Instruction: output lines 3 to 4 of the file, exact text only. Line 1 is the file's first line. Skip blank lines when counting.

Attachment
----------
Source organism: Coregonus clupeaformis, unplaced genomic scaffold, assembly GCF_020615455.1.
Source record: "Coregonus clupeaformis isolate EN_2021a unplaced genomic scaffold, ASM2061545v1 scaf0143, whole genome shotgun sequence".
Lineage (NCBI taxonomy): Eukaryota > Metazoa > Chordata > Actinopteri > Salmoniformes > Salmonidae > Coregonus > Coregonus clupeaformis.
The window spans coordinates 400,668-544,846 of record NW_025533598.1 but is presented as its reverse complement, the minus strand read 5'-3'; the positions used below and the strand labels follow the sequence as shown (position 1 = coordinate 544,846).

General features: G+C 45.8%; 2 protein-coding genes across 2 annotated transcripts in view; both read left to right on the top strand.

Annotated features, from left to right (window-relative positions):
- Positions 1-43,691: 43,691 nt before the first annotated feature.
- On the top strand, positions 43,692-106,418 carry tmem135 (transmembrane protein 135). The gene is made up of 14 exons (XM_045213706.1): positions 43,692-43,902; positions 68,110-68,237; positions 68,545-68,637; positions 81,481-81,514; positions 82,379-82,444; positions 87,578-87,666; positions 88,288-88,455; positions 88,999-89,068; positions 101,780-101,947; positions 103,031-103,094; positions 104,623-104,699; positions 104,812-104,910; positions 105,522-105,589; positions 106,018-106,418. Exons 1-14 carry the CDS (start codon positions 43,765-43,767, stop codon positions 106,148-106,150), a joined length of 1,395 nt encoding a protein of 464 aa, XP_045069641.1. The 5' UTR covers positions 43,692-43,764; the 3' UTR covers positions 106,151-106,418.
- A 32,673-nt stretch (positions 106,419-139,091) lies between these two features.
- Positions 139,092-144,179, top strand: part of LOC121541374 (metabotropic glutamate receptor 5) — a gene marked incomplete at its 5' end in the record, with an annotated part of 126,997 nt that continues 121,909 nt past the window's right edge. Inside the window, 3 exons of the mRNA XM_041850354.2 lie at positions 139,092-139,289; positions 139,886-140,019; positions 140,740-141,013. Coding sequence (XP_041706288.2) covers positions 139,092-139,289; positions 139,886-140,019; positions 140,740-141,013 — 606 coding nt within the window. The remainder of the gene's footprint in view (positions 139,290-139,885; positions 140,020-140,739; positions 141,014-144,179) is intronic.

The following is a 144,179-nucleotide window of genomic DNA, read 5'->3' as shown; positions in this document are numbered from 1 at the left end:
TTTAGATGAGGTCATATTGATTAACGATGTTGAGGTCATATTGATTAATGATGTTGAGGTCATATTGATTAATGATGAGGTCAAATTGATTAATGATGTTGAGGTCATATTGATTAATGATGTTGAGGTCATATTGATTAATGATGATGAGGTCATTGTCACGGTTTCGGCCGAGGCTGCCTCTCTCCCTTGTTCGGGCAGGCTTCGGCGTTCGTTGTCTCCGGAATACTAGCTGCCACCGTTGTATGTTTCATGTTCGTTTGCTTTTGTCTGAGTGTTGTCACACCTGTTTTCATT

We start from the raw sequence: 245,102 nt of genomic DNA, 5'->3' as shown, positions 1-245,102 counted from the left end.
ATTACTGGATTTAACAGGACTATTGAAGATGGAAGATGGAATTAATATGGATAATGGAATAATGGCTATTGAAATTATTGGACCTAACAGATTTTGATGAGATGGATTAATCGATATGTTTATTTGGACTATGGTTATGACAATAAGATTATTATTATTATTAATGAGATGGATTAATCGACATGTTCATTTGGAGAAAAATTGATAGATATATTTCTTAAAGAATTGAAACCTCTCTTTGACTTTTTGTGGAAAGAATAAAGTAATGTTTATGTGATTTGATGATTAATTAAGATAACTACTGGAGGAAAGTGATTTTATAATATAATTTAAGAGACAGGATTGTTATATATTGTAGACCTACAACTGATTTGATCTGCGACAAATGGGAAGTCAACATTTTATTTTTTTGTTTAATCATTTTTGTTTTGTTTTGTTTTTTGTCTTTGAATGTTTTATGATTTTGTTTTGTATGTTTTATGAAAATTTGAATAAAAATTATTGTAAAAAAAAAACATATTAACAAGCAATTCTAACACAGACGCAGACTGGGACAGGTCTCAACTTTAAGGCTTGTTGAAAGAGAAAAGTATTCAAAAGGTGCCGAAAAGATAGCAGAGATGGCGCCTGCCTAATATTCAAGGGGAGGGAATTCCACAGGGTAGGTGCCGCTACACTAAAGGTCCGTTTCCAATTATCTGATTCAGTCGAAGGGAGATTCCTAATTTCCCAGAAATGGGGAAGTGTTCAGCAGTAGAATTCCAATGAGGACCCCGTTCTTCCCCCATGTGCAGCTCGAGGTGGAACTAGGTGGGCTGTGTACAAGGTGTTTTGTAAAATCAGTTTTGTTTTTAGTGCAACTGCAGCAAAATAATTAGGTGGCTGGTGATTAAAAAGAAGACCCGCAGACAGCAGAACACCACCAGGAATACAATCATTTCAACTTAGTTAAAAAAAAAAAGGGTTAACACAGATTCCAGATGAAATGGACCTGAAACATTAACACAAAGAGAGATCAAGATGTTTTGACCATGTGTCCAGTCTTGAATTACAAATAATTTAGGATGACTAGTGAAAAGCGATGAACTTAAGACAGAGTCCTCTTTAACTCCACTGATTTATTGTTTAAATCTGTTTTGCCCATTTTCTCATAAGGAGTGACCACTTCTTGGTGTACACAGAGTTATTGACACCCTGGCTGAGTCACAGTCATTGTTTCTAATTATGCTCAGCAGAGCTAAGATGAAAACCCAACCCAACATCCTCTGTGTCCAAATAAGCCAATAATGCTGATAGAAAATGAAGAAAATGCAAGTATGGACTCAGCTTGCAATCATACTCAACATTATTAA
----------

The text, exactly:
Lineage (NCBI taxonomy): Eukaryota > Metazoa > Chordata > Actinopteri > Salmoniformes > Salmonidae > Coregonus > Coregonus clupeaformis.
The window spans coordinates 400,668-544,846 of record NW_025533598.1 but is presented as its reverse complement, the minus strand read 5'-3'; the positions used below and the strand labels follow the sequence as shown (position 1 = coordinate 544,846).